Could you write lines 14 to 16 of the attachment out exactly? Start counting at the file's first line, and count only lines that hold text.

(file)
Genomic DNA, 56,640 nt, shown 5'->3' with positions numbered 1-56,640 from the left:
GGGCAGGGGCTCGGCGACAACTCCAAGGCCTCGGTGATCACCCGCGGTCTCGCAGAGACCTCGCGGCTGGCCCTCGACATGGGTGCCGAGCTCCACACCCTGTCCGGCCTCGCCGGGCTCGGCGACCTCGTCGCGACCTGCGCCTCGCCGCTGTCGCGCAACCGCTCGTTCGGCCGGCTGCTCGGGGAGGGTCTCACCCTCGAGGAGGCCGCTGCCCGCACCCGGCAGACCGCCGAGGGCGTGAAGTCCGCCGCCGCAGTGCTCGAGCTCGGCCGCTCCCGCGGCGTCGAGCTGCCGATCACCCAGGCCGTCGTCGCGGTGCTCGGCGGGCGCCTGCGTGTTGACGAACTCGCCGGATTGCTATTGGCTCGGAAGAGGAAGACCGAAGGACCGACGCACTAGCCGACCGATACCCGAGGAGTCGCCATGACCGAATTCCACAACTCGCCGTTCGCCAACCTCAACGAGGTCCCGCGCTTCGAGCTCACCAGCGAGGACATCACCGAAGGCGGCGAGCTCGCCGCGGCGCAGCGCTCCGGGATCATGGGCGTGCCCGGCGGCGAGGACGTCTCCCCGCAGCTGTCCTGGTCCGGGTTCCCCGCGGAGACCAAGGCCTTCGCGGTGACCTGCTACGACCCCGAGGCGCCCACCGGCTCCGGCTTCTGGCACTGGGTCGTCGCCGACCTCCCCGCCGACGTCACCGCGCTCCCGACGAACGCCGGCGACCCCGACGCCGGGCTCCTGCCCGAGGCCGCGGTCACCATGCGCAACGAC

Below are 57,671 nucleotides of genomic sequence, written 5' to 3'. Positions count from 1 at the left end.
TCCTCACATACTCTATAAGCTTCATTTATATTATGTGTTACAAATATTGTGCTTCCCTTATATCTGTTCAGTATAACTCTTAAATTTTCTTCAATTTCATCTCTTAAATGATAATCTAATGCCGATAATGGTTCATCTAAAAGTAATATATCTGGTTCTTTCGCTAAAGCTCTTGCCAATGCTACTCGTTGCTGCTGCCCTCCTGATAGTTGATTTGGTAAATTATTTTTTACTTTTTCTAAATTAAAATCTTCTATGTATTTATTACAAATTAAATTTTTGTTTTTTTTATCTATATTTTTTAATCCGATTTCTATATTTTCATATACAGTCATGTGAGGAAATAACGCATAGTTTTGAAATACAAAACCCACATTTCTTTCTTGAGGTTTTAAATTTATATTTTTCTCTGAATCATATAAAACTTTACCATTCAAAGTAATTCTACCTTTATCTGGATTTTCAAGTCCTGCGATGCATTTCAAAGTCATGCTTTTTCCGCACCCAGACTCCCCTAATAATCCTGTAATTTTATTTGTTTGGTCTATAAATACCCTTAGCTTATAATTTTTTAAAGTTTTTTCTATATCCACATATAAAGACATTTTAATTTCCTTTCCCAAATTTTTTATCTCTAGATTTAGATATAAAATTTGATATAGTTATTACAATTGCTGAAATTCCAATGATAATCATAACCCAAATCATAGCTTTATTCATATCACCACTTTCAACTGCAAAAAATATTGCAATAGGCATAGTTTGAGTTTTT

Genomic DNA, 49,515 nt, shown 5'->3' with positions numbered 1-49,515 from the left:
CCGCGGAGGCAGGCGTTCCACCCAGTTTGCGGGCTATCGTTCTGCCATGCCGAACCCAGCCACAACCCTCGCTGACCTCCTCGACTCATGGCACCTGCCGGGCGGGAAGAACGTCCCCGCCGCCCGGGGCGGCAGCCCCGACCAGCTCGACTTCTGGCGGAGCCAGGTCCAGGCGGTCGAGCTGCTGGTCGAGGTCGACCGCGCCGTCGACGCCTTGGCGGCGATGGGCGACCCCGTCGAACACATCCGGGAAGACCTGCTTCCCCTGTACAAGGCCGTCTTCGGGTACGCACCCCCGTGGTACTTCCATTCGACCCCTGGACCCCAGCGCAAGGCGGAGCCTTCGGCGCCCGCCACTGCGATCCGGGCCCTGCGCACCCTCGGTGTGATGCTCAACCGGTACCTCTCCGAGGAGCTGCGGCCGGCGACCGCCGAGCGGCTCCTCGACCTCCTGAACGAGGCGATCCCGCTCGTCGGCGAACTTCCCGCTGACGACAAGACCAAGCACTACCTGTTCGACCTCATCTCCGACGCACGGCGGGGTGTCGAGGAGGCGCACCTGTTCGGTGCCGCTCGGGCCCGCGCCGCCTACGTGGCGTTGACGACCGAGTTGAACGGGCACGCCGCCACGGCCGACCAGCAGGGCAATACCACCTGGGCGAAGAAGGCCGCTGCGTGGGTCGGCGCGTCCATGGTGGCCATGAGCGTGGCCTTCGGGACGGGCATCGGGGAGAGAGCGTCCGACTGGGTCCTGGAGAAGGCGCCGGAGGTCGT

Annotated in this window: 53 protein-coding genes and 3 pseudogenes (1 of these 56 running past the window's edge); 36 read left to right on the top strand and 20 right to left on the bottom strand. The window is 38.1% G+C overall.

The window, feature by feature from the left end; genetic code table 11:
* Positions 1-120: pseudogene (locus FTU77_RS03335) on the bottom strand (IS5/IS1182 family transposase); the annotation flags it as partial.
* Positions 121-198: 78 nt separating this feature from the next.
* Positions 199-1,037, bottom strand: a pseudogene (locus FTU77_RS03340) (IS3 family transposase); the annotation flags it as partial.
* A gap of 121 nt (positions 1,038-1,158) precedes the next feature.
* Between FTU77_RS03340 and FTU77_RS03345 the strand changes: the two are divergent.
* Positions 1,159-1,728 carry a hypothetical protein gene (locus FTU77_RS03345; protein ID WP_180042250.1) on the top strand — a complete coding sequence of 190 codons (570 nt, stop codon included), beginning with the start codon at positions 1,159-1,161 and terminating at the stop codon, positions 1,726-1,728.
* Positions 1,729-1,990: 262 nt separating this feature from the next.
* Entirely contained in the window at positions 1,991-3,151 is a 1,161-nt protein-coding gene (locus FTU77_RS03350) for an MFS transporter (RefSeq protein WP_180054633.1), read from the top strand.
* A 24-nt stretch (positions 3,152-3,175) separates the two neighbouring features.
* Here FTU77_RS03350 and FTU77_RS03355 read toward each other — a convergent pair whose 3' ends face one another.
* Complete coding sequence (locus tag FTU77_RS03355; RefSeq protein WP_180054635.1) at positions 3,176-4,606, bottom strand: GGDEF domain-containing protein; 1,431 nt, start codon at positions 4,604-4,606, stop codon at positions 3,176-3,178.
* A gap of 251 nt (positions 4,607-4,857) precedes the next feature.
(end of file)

* Positions 1,159-1,728 carry a hypothetical protein gene (locus FTU77_RS03345; protein ID WP_180042250.1) on the top strand — a complete coding sequence of 190 codons (570 nt, stop codon included), beginning with the start codon at positions 1,159-1,161 and terminating at the stop codon, positions 1,726-1,728.
* Positions 1,729-1,990: 262 nt separating this feature from the next.
* Entirely contained in the window at positions 1,991-3,151 is a 1,161-nt protein-coding gene (locus FTU77_RS03350) for an MFS transporter (RefSeq protein WP_180054633.1), read from the top strand.